Spotify’s (not so little) little secret

Spotify_logoWhen Spotify first launched I was mightily impressed. A proper Mac client, seemingly unlimited amounts of music that I could listen to for free and unobtrusive adverts. I still love Spotify although as time has progressed some of the shine has worn off. The audio adverts are still thankfully limited to 60 seconds every five or six tracks, but a lot of music seems to have disappeared from the catalogue, and the client now seems to constantly show me banner ads at the bottom and right hand side of the window. Well yes I could pony up £9.99 a month to get rid of the adverts but there’s a bigger problem that’s stoppoing me… performance.

Between about 2pm and 8pm GMT Spotify is unusable. I click on a track, it starts playing for a few seconds then it pauses for about a minute. Then it plays a few seconds more, then pauses again. This cycle is repeated until I get fed up and revert back to listening to my own library of music in iTunes or SongBird. Now I’m not saying this is Spotify’s fault at all. I understand that it streams music to the listener using a variation on P2P technology and that as such it is subject to the vagaries of the internet. My internet connectionm happens to drop from about 6.5Mbps overnight and in the morning to around 1.5-2Mbps in the afternoons. I don’t know who’s fault this is – I am still using British Telecom as my ISP and they aren’t reknowned for their high performance. Then again, the neighbourhood I live in isn’t great either so maybe all my neighbours go online in the afternoons to stream TV shows or surf questionable websites containing top-heavy women and plumbers whose clothes fall off??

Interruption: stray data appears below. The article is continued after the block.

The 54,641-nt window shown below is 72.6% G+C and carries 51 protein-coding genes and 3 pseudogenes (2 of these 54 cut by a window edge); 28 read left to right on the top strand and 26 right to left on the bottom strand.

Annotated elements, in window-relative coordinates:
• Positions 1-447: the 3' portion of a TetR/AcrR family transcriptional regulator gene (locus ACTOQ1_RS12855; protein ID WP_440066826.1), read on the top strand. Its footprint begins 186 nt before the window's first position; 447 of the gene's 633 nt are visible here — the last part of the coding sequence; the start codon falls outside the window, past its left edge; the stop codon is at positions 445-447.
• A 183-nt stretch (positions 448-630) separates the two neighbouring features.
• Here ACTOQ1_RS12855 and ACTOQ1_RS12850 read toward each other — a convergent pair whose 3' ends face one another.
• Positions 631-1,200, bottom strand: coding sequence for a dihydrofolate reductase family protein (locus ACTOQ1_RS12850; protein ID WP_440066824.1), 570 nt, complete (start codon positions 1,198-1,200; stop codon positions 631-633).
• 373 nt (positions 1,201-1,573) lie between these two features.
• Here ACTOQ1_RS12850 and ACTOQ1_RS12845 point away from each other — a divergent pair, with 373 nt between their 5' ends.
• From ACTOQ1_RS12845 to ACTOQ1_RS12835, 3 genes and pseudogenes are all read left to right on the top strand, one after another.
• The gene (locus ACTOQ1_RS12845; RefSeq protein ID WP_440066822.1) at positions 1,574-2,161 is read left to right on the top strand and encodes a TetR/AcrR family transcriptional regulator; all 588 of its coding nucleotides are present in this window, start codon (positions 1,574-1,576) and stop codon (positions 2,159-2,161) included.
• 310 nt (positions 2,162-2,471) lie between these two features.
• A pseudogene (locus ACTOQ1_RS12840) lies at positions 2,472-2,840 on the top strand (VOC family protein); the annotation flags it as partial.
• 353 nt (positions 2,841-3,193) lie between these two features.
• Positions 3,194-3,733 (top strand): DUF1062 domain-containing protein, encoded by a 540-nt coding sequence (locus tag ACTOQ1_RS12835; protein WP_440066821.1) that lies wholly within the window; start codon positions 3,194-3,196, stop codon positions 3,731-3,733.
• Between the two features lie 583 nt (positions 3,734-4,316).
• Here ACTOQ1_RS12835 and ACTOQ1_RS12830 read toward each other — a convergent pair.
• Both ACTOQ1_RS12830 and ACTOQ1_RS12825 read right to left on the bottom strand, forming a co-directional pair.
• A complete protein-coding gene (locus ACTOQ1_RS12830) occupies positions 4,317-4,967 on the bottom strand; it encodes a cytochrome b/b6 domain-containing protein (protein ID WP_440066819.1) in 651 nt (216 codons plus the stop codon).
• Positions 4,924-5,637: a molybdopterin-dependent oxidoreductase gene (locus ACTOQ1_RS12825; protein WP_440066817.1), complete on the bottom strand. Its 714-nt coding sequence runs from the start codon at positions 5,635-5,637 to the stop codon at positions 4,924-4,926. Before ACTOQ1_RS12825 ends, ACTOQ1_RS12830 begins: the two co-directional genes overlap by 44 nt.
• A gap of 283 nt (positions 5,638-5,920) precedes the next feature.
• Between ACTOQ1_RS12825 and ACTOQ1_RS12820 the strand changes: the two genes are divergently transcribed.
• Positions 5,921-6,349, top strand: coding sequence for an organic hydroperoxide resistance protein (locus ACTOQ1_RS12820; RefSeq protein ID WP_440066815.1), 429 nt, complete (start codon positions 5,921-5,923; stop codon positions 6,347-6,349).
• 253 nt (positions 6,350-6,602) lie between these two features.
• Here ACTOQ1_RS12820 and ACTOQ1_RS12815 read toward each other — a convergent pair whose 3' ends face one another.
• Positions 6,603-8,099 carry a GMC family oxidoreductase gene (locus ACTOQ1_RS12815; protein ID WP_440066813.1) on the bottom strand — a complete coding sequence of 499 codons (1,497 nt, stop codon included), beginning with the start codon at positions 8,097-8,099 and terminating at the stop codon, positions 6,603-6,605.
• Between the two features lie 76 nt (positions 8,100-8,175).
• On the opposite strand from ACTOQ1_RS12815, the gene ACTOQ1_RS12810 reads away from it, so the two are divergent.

Whatever the cause, Spotify is a victim and I can’t use it most afternoons when I’m working from home which pretty much rules me out of paying a monthly premium for a service I can’t enjoy. However, what I have found is that tracks I’ve listened to before and have added to one or other of my playlists will usually play just fine – even during the 2pm-8pm ‘slow’ zone. So Spotify is obviously caching tracks I play which is no surprise.

Wind forward a few months to where I’m looking at another piece of software that claims to be the latest, greatest thing to

The Spotify cache

The Spotify cache

uninstall apps and keep your Mac clutter-free. The imaginatively named CleanMyMac v1.2. Aside from uninstalling apps, CleanMyMac offers a few other housekeeping facilities, one of which is to clear out old caches and I let it do it’s scan to see what it found. Hmmm, it found 4,291Mb of cache files and using the facility to drill down and see what’s there I saw that Spotify had squirreled away no less than 3,652.1Mb of data in Users/~/Library/Caches/com.spotify.client/Storage. Inside were lots of folders containing files with cryptic file names and ranging in size between 400Kb to 2.5Mb. Well it’s not rocket science to guess that they’re music files or pieces of music files that Spotify has ‘downloaded’ whilst I was playing them.

Fortunately, space isn’t at such a premium on my Mac that I need to delete this Spotify cache, and if it means I can still play my playlists without the dreaded play-pause-play effect then it’s a small price to pay. It’s also worth noting that you can actually control the size of this cache from within the Spotify preferences. Now as a little experiment I tried renaming one of these Spotify cache files to have a .mp3 extension to see if it would play in VLC. That really was a longshot and naturally enough VLC had no idea what the file was. I wouldn’t be at all surprised if the files are encrypted or specially mangled in some way that only Spotify understands, by way of appeasing the record labels over copyright etc. But you know how these things work, and I’ll wager that right now some geek-types somewhere are trying to figure out how to take these cache files and turn them in to something that other apps can use.

Ok now I know this wasn’t really a review of Spotify, but if you haven’t already tried it, then where have you been?! I mean, where else would you discover the Buddha Bar version of Pink Floyd’s – Any Colour You Like? Couple that with Shazam on the iPhone… I was watching the film Mr Brooks with Kevin Costner and in the closing scene a really haunting peice of music starts playing. Let Shazam listen to a few seconds of it and moments later I was listening to Vicious Traditions by The Veils.

As for CleanMyMac, I’ll have a closer look at it and maybe report back in another article.

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